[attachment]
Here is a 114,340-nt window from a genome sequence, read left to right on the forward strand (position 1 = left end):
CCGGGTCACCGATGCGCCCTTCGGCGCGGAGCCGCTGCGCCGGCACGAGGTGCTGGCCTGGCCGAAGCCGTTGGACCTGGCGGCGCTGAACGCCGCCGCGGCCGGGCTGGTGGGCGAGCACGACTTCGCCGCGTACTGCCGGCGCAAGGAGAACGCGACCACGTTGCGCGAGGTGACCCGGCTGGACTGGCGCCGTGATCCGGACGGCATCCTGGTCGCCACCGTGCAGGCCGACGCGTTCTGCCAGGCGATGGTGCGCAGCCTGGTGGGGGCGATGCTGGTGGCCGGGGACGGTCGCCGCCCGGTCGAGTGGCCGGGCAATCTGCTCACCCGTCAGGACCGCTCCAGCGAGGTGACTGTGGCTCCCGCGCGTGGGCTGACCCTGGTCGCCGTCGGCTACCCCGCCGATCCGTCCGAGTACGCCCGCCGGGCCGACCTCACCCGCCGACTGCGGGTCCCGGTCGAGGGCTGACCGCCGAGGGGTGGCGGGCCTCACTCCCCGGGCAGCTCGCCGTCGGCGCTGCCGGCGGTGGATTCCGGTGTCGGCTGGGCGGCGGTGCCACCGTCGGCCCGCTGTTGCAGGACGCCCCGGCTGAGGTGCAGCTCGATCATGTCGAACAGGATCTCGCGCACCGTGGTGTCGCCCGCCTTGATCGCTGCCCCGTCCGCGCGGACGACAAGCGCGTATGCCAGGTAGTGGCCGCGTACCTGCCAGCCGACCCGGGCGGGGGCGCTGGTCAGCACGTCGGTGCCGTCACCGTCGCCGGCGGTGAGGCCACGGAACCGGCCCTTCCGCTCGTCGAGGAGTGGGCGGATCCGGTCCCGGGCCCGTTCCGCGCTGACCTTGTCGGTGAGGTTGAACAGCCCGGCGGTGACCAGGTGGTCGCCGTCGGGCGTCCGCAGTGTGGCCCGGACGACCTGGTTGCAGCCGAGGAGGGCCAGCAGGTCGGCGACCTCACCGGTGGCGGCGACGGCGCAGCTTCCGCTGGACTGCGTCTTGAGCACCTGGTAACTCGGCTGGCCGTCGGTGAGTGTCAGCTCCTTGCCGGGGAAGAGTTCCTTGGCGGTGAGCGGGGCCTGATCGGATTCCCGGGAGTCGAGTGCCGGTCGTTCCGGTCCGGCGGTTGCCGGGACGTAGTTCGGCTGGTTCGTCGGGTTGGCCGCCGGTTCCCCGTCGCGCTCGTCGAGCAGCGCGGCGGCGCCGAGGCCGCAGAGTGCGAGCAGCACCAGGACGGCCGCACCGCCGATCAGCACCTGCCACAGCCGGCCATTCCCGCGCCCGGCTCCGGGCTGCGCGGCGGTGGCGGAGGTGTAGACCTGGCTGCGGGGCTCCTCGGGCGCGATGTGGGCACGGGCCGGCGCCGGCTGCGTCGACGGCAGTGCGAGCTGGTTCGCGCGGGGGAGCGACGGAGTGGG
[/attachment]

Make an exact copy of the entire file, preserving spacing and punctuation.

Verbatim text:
Here is a 114,340-nt window from a genome sequence, read left to right on the forward strand (position 1 = left end):
CCGGGTCACCGATGCGCCCTTCGGCGCGGAGCCGCTGCGCCGGCACGAGGTGCTGGCCTGGCCGAAGCCGTTGGACCTGGCGGCGCTGAACGCCGCCGCGGCCGGGCTGGTGGGCGAGCACGACTTCGCCGCGTACTGCCGGCGCAAGGAGAACGCGACCACGTTGCGCGAGGTGACCCGGCTGGACTGGCGCCGTGATCCGGACGGCATCCTGGTCGCCACCGTGCAGGCCGACGCGTTCTGCCAGGCGATGGTGCGCAGCCTGGTGGGGGCGATGCTGGTGGCCGGGGACGGTCGCCGCCCGGTCGAGTGGCCGGGCAATCTGCTCACCCGTCAGGACCGCTCCAGCGAGGTGACTGTGGCTCCCGCGCGTGGGCTGACCCTGGTCGCCGTCGGCTACCCCGCCGATCCGTCCGAGTACGCCCGCCGGGCCGACCTCACCCGCCGACTGCGGGTCCCGGTCGAGGGCTGACCGCCGAGGGGTGGCGGGCCTCACTCCCCGGGCAGCTCGCCGTCGGCGCTGCCGGCGGTGGATTCCGGTGTCGGCTGGGCGGCGGTGCCACCGTCGGCCCGCTGTTGCAGGACGCCCCGGCTGAGGTGCAGCTCGATCATGTCGAACAGGATCTCGCGCACCGTGGTGTCGCCCGCCTTGATCGCTGCCCCGTCCGCGCGGACGACAAGCGCGTATGCCAGGTAGTGGCCGCGTACCTGCCAGCCGACCCGGGCGGGGGCGCTGGTCAGCACGTCGGTGCCGTCACCGTCGCCGGCGGTGAGGCCACGGAACCGGCCCTTCCGCTCGTCGAGGAGTGGGCGGATCCGGTCCCGGGCCCGTTCCGCGCTGACCTTGTCGGTGAGGTTGAACAGCCCGGCGGTGACCAGGTGGTCGCCGTCGGGCGTCCGCAGTGTGGCCCGGACGACCTGGTTGCAGCCGAGGAGGGCCAGCAGGTCGGCGACCTCACCGGTGGCGGCGACGGCGCAGCTTCCGCTGGACTGCGTCTTGAGCACCTGGTAACTCGGCTGGCCGTCGGTGAGTGTCAGCTCCTTGCCGGGGAAGAGTTCCTTGGCGGTGAGCGGGGCCTGATCGGATTCCCGGGAGTCGAGTGCCGGTCGTTCCGGTCCGGCGGTTGCCGGGACGTAGTTCGGCTGGTTCGTCGGGTTGGCCGCCGGTTCCCCGTCGCGCTCGTCGAGCAGCGCGGCGGCGCCGAGGCCGCAGAGTGCGAGCAGCACCAGGACGGCCGCACCGCCGATCAGCACCTGCCACAGCCGGCCATTCCCGCGCCCGGCTCCGGGCTGCGCGGCGGTGGCGGAGGTGTAGACCTGGCTGCGGGGCTCCTCGGGCGCGATGTGGGCACGGGCCGGCGCCGGCTGCGTCGACGGCAGTGCGAGCTGGTTCGCGCGGGGGAGCGACGGAGTGGG